GENEVA (15 March 2024) – Acts of harassment, intimidation, violence and incitement based on religion or belief have risen to “alarming levels” across the world, including against Muslims, a group of UN independent experts* warned today. On the International Day to Combat Islamophobia, they issued the following statement:

“In proclaiming 15 March the International Day to Combat Islamophobia in 2022, the UN General Assembly called for “strengthened international efforts to foster a global dialogue on the promotion of a culture of tolerance and peace at all levels”.

Yet today, hate entrepreneurs, political parties, armed groups, religious leaders and even State actors around the world, are trampling on respect for diversity of religions and beliefs, discriminating, violating human rights, and overlooking or even attempting to justify these violations.

Acts of harassment, intimidation, violence and incitement based on religion or belief have risen sharply across the world last year, reaching alarming levels, shocking our conscience and creating a climate of fear and deep distrust.

We urge States to ground their responses to all forms of religious hatred, including Islamophobia, in the universal values, principles and legal framework of international human rights.

Orchestrated public burnings of the Holy Qur’an are deplorable. Expressions of religious intolerance engender deep hurt and fear at individual and community levels, and must be condemned.

Where advocacy of religious hatred constitutes incitement to discrimination, hostility or violence, it must be prohibited by law in accordance with international standards.

During this holy month of Ramadan, we are appalled at the continued refusal by Israel to allow adequate humanitarian assistance and food aid to be provided to the mainly Muslim civilian population in Gaza despite the widespread hunger and signs of severe malnutrition. We are seriously concerned about undue restrictions imposed on access to the Al Aqsa Mosque. These restrictions are particularly alarming, in the context of monumental loss of life and destruction of a significant number of places of worship in Gaza. Cultural property is protected in international humanitarian law during armed conflict since it recognises damage to the cultural property of any people as resulting in damage to the cultural heritage of all mankind.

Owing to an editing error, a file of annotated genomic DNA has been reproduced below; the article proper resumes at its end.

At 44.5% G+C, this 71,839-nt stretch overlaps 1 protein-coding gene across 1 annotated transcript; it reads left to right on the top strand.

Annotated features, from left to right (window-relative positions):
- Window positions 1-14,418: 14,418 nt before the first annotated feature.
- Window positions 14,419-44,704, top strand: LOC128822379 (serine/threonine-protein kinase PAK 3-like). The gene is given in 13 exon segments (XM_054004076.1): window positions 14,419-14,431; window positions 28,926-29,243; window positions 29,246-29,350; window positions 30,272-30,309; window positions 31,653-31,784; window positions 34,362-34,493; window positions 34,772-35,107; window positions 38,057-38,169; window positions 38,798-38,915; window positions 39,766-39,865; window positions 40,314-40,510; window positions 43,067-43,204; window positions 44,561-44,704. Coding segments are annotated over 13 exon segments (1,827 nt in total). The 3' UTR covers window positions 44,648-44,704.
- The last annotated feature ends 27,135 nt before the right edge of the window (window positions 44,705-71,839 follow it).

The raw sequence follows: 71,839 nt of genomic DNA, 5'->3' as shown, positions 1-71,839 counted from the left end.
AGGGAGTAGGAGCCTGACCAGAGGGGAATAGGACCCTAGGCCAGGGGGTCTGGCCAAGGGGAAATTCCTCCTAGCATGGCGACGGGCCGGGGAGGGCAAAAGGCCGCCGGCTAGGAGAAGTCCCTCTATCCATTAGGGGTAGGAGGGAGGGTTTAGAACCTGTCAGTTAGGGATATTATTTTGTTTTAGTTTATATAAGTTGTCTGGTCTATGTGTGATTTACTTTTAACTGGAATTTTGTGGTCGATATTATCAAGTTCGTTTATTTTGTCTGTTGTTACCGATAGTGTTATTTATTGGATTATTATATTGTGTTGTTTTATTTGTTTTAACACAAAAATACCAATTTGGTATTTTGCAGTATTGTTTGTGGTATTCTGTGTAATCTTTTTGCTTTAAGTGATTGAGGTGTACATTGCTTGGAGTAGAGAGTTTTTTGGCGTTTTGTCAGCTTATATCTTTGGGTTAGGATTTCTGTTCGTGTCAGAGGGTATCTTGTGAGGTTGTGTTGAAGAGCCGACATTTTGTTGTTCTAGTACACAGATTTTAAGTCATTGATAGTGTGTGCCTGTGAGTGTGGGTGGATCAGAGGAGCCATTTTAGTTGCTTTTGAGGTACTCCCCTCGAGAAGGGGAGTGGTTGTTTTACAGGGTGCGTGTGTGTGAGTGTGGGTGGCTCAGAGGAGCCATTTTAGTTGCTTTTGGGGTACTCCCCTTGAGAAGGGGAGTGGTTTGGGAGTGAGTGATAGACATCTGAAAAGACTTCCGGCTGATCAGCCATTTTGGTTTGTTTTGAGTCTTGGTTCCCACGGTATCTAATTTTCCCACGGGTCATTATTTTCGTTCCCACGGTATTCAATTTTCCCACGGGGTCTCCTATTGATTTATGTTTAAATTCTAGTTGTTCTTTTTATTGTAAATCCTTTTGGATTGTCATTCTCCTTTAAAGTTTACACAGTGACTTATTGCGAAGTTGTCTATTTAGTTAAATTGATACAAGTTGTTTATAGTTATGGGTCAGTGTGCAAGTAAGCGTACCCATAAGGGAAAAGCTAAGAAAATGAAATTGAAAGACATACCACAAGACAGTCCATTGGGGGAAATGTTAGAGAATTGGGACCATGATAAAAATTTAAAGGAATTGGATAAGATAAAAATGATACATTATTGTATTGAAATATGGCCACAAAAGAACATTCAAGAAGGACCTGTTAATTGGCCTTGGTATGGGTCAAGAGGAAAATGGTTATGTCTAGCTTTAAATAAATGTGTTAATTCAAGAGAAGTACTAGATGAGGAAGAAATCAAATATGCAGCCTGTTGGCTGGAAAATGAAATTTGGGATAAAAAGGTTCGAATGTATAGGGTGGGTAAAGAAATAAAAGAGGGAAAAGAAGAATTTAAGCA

Physical attacks – including killings, harassment, verbal attacks and death threats – motivated by the perceived religious affiliation of the victims are an unacceptable failure of the State to protect all its citizens in line with its obligations. In too many countries in the lead up to elections, State and non-State actors feed religious tensions and promote discriminatory laws and policies against Muslim minorities to gain political advantage. Recent tensions in relation to the Babri Masjid – now Ram Mandir – are a case in point.

Across the world, we have witnessed attacks on mosques, cultural centres, schools and even private property belonging to Muslims.

States and faith-based actors have human rights responsibilities, and they have to step in to counter such violations, in line with the Rabat Plan of Action. The UN Faith for Rights framework provides concrete implementation guidance, while stakeholders can also use the #Faith4Rights toolkit to encourage respect for religious diversity.

In observing the International Day to Combat Islamophobia this year, we stand in solidarity with those that have suffered intolerance, discrimination, violations and violence, purely on account of being Muslims. Nobody should suffer fear for having or manifesting their religion or belief. Everyone should feel safe and benefit from the equal protection of their human rights, which must be guaranteed by all States.”

*The experts: Ms. Nazila Ghanea, Special Rapporteur on freedom of religion or belief; Ms. Irene Khan, Special Rapporteur on the promotion and protection of the right to freedom of opinion and expression; Ms. Farida Shaheed, Special Rapporteur on the right to education; Ms. Alexandra Xanthaki, Special Rapporteur in the field of cultural rights; Ms. Ashwini K.P., Special Rapporteur on contemporary forms of racism, racial discrimination, xenophobia and related intolerance; Mr. Nicolas Levrat, Special Rapporteur on minority issues; Mr. Ben Saul, Special Rapporteur on the promotion and protection of human rights and fundamental freedoms while countering terrorism.